massage and bodywork professionals

a community of practitioners

I've found myself being really taken aback by the number of people who have come into my clinic asking questions about massage, and stating that it hurts.

What are your feelings on whether massage hurts or not?

How do you respond when people insist that it should hurt or it's not effective?

Views: 482

Reply to This

Replies to This Discussion

Good morning Sally,
I have found this common when people have been to practitioners who are less than skilled in communication, warming up/ preparing tissue for deeper work, work too fast, too deep, have an agenda, or a big ego. I don't think massage should hurt more than a "good hurt." I think that causing someone more pain is not respectful, doesn't address their condition, and is not necessary 95% of the time.
Massage can hurt when working on scars, injuries, very tight tissue, yet it's not helpful in all cases. I agree with James W. that painful therapy can cause emotional scars and makes clients more tense.
Besides, from a marketing view, would you go back to a therapist who had hurt you? I have had several clients leave their former therapist for this reason. One of my regulars had a therapist in Boston who dislocated her jaw, after telling her to "just bear with it" during her sessions. I can't imagine doing this to someone.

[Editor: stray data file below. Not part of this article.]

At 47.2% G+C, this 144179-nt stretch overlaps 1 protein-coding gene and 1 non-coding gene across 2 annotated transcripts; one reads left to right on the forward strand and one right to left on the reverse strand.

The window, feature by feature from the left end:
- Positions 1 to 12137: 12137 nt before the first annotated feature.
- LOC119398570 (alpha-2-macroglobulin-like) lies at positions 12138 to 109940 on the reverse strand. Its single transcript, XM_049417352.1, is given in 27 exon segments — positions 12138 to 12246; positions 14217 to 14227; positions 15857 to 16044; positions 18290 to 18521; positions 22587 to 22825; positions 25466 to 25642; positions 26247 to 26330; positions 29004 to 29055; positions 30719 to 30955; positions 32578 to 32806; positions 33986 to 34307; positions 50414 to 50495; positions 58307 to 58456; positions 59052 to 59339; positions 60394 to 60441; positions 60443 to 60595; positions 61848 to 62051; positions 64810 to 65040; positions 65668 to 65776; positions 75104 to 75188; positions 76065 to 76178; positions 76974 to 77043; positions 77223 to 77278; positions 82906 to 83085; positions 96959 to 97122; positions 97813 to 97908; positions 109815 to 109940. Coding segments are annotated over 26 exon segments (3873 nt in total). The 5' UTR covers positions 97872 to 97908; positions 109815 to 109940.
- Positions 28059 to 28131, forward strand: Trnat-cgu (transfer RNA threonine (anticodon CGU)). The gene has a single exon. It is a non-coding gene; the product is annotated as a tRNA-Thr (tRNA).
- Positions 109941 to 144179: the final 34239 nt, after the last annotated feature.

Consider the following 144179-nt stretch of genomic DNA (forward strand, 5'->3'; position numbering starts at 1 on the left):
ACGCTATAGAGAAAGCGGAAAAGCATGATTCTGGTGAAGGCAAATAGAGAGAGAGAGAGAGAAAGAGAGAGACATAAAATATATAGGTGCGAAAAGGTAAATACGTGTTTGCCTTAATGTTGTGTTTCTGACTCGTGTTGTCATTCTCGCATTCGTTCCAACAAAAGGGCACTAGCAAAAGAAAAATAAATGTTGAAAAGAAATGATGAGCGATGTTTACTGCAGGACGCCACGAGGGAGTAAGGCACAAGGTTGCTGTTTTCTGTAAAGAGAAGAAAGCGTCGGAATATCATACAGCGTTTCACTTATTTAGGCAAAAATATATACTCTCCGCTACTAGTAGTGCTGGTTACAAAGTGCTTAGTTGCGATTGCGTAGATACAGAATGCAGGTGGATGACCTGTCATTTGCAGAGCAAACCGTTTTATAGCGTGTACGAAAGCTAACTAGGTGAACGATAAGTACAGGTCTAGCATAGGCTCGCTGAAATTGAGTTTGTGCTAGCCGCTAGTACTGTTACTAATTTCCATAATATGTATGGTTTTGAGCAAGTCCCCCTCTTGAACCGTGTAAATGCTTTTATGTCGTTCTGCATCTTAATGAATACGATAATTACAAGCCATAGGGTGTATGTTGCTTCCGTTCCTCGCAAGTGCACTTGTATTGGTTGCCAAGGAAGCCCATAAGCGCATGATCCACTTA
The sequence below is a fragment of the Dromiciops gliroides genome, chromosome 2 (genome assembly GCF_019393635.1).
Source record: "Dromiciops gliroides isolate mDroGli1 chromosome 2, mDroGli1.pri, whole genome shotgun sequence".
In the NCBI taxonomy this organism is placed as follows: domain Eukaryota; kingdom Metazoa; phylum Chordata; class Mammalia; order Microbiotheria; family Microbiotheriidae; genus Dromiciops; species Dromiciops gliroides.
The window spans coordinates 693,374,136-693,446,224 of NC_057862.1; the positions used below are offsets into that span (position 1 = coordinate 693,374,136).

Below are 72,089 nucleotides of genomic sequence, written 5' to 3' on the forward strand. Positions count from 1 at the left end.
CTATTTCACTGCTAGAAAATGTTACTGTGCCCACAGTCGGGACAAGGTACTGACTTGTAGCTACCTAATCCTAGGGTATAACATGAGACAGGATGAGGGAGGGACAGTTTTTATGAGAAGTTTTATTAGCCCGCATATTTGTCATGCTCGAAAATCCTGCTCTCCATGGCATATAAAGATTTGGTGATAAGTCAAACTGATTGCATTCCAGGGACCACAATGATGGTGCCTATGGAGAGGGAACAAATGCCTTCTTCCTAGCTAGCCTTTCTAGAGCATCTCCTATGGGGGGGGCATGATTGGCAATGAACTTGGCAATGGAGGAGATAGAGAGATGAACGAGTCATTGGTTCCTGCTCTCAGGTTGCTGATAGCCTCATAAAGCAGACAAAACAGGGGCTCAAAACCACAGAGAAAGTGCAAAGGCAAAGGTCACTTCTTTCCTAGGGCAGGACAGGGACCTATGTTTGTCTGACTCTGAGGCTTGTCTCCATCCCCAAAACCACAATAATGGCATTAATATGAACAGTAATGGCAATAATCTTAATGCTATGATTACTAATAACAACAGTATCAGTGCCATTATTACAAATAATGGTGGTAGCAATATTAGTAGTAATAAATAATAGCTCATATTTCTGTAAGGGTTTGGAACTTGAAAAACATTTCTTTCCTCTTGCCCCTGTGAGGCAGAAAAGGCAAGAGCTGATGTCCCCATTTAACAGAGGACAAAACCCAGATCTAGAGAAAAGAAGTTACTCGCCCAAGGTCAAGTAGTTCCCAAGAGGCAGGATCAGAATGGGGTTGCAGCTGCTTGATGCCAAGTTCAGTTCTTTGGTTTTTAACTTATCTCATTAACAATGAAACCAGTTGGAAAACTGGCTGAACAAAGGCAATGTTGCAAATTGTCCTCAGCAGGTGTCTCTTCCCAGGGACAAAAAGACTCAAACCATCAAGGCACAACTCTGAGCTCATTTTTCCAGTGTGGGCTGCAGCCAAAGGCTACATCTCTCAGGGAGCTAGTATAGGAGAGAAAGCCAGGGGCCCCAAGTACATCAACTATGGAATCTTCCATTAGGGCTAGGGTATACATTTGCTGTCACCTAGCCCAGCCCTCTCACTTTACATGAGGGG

As far as massage being less than effective, I tell clients that it only needs to be deep enough to reach the involved tissue layer, no floor sanding or scraping. I hate it when a therapist grinds on an area too long and then I'm sore for days.
Thank you, your response mirrors my sentiments exactly, I must admit I think I visibly cringed today when talking with a gentleman about the problems he was having with his ITB.
He said something along the lines of "But it's going to be sore isn't it, because you need to scrape away at the ITB"
I let him know that it was possible to work on areas like that without it being painful and uncomfortable, but reminded him that if there is any bruising or current injury, that it may hurt a little.
I think I need to ponder this more and write something up for my clinic website.
I have found that there are some therapists out here that preach the "no pain, no gain" philosiphy. I agree that in some cases there will be some pain and discomfort. But it shouldnt last the entire massage and with every single stroke u apply. I try to let them know the best of my ability that just because i am not trying to break you into pieces doesnt mean that the work is not effective. I believe in working smarter, not harder. I use different techniques to counter some of that macho massage stuff. I do believe this is going to be a battle for the ages because I here this kind of stuff from other therapist all the time
My goal as a therapist is to work within each clients tolerance for pressure. Depth is good but only to the point that a client can accept it without guarding or resisting the work. Specifically I tell my clients that it is a myth that massage has to hurt to feel good and then refer them to the University of Miami Touch Institute massage research studies to disprove that argument. Science supports the value of compassionate touch. I feel it is my duty to listen not only to what the body is telling me from nonverbal cues and breath but what the client offers before, during, & after. This is how I "connect" with my clients.